The embryo has three layers: ectoderm, mesoderm, and endoderm. The ectoderm forms the skin, but also the lining of the mouth, throat, and rectum. The rest of the GI tract (esophagus, stomach and intestines) is formed by the endoderm. However, the endoderm cells are ectoderm cells that have migrated to the center as the embryo begins to turn inward. While they may be a bit confusing, I have included a couple pictures.

*** You can see in the “blastula” photo that the red begins to form as the blue caves in on itself. ***
*** The blue becomes the ectoderm (outer layer) and the red becomes the endoderm (inner layer). ***

*** Here again, the blue ectoderm turns inward to form the yellow endoderm. ***

Here are a few links that reference the topics above...

Stomach Diagram

Don't Try So Hard

It’s been ten days since our visit with the motility doctor in Philadelphia. Things are finally settling enough in our new routine that I can get this post together, to share our new knowledge. In quick summation, our new plan is to keep things moving the way they are right now. That is to say, we will continue providing Ian five-six eating opportunities a day.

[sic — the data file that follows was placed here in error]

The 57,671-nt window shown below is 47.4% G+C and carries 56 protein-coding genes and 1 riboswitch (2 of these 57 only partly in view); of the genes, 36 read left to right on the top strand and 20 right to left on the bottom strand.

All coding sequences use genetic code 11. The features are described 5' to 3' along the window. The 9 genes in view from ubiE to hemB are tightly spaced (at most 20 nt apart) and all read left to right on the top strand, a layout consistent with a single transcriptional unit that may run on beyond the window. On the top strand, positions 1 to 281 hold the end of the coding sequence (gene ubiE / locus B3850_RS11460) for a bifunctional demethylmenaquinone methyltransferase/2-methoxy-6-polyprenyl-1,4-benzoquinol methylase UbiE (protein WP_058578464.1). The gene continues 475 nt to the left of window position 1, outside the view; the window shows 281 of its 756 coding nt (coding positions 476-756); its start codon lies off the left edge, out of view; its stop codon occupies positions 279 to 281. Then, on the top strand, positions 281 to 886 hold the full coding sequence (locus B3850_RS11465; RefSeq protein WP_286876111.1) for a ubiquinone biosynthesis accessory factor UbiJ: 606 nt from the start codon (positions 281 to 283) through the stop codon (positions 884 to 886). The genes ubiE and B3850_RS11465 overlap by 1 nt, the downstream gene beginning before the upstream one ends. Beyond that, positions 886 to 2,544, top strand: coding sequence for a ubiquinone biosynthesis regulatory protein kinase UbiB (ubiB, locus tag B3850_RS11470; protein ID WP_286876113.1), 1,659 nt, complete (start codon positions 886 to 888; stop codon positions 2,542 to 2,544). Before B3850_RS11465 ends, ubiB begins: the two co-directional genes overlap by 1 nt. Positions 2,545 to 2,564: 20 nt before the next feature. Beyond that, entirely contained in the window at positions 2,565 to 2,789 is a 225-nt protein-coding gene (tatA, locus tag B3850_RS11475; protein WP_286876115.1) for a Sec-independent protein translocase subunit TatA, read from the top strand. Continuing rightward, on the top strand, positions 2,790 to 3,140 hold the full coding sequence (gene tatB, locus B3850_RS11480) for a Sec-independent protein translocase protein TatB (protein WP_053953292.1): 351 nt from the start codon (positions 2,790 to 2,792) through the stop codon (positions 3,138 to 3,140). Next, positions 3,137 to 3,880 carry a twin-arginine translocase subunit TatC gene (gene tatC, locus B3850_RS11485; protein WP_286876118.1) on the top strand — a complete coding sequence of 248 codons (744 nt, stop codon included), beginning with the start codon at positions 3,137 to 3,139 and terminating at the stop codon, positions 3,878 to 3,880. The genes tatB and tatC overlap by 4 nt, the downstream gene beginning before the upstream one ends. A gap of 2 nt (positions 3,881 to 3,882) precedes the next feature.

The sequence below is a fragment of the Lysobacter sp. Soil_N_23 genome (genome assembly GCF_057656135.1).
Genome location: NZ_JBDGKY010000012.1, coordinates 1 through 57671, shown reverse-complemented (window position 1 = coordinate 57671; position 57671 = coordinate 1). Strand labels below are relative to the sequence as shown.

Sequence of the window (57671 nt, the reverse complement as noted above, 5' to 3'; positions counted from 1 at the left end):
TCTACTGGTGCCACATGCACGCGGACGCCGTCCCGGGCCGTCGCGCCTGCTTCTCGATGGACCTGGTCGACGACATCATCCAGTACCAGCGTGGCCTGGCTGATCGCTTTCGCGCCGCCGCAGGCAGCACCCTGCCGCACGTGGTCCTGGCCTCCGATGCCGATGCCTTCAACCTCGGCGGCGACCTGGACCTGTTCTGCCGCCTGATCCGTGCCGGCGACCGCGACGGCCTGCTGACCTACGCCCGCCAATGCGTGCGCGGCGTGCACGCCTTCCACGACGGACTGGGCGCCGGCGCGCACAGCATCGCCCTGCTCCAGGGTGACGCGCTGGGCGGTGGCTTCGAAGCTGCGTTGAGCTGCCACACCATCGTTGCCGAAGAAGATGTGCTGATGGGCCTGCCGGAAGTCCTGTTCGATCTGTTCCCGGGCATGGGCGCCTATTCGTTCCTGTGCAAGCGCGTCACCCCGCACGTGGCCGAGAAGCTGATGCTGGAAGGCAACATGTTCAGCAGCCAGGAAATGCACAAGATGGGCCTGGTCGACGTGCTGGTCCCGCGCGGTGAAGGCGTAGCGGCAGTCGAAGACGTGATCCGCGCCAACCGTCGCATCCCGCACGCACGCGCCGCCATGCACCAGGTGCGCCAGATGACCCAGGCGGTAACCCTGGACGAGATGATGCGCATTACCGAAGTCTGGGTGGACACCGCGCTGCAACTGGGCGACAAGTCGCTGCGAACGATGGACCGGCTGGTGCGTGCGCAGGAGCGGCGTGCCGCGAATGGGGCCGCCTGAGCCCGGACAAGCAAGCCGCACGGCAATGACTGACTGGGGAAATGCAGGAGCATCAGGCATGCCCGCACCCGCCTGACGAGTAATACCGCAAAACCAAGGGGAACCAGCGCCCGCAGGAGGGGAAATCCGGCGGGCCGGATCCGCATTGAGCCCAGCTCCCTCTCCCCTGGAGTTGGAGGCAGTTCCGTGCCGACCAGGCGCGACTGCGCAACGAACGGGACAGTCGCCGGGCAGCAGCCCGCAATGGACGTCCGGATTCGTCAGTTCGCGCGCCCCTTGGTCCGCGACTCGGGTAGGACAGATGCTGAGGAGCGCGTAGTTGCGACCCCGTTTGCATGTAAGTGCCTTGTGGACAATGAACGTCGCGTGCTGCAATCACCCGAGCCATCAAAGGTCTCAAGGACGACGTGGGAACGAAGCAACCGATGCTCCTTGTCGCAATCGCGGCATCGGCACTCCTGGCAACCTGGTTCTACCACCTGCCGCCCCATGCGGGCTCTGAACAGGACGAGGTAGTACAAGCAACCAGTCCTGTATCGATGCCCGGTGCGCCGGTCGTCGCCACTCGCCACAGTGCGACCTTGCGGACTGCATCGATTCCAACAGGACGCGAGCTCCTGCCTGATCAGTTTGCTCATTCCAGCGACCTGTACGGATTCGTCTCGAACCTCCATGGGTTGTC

Ian has been gaining weight since the testing was done (Upper GI and gastric emptying scan) in February. His feeding clinic has some different growth data than the GI. According to the feeding clinic, Ian is in the 50th percentile for weight (34 pounds 13 ounces) and the 14th percentile for height (linear growth) based on the CDC growth charts. The 14th percentile for height places him just below in the “genetic approximation” pocket.